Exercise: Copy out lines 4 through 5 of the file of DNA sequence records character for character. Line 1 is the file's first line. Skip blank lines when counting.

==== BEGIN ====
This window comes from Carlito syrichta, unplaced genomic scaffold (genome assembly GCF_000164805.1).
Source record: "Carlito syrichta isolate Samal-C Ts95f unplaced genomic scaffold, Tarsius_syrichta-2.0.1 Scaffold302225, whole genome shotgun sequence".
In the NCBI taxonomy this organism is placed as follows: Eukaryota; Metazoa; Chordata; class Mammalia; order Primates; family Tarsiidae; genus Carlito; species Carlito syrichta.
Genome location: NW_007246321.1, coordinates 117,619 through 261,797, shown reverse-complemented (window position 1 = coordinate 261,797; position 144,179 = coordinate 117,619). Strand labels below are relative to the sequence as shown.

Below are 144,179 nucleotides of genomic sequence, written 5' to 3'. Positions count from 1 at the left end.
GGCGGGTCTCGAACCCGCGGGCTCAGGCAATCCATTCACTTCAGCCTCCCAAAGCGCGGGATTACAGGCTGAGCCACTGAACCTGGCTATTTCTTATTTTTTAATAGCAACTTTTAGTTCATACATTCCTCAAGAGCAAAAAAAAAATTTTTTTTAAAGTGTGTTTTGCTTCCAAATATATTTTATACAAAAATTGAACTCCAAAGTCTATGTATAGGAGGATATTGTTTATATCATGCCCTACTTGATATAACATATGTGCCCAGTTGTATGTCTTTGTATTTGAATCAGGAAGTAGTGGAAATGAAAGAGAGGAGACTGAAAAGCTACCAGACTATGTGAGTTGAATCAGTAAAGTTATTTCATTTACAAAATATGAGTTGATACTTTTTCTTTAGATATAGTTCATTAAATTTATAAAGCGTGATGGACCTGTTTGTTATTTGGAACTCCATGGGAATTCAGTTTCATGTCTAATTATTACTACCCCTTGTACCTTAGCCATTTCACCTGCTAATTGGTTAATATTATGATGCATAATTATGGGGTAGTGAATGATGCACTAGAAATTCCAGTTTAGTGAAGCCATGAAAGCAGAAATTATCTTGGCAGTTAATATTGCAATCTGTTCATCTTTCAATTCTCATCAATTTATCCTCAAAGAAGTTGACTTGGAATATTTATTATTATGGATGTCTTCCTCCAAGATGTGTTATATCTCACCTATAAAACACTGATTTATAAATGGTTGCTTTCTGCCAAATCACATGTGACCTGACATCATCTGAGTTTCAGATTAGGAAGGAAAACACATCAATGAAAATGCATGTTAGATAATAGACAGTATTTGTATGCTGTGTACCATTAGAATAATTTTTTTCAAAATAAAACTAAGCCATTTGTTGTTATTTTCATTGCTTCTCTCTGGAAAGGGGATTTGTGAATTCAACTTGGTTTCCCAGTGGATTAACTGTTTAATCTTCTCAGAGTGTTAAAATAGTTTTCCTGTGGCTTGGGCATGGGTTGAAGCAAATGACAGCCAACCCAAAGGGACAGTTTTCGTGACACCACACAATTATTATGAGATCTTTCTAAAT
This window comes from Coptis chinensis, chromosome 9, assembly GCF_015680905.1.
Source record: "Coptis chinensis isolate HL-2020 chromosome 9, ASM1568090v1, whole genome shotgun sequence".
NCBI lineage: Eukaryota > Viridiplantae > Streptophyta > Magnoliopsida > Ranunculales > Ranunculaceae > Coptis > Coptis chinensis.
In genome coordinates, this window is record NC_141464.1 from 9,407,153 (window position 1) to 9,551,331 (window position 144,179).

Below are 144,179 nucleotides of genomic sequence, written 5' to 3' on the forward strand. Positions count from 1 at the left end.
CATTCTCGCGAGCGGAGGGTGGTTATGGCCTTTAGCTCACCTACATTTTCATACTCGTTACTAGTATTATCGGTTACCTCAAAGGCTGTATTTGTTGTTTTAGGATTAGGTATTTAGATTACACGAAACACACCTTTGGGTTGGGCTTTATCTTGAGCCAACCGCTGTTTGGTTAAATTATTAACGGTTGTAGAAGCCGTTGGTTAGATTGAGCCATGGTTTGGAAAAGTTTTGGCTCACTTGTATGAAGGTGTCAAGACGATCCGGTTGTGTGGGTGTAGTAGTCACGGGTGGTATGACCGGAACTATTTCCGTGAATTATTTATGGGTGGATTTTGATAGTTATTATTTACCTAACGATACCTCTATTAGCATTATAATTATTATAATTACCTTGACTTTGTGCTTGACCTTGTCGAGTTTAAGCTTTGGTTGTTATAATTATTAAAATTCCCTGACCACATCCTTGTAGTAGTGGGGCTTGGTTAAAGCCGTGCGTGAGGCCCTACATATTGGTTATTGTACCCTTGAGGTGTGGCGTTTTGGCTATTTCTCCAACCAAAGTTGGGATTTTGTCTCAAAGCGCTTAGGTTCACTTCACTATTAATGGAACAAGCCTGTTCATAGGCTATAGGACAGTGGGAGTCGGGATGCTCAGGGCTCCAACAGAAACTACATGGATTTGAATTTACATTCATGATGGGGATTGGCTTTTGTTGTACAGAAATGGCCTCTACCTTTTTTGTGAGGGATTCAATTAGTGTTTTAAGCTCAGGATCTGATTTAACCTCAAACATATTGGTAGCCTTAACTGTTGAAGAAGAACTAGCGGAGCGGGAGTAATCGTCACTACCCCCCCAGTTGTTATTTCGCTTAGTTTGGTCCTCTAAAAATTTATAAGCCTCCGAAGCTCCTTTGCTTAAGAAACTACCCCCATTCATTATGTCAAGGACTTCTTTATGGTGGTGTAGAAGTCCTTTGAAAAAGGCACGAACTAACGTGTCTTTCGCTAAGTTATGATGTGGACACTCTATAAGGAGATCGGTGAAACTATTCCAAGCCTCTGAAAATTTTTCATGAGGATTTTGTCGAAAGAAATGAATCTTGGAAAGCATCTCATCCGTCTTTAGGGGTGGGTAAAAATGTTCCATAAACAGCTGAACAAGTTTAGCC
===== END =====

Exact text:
Genome location: NW_007246321.1, coordinates 117,619 through 261,797, shown reverse-complemented (window position 1 = coordinate 261,797; position 144,179 = coordinate 117,619). Strand labels below are relative to the sequence as shown.

Below are 144,179 nucleotides of genomic sequence, written 5' to 3'. Positions count from 1 at the left end.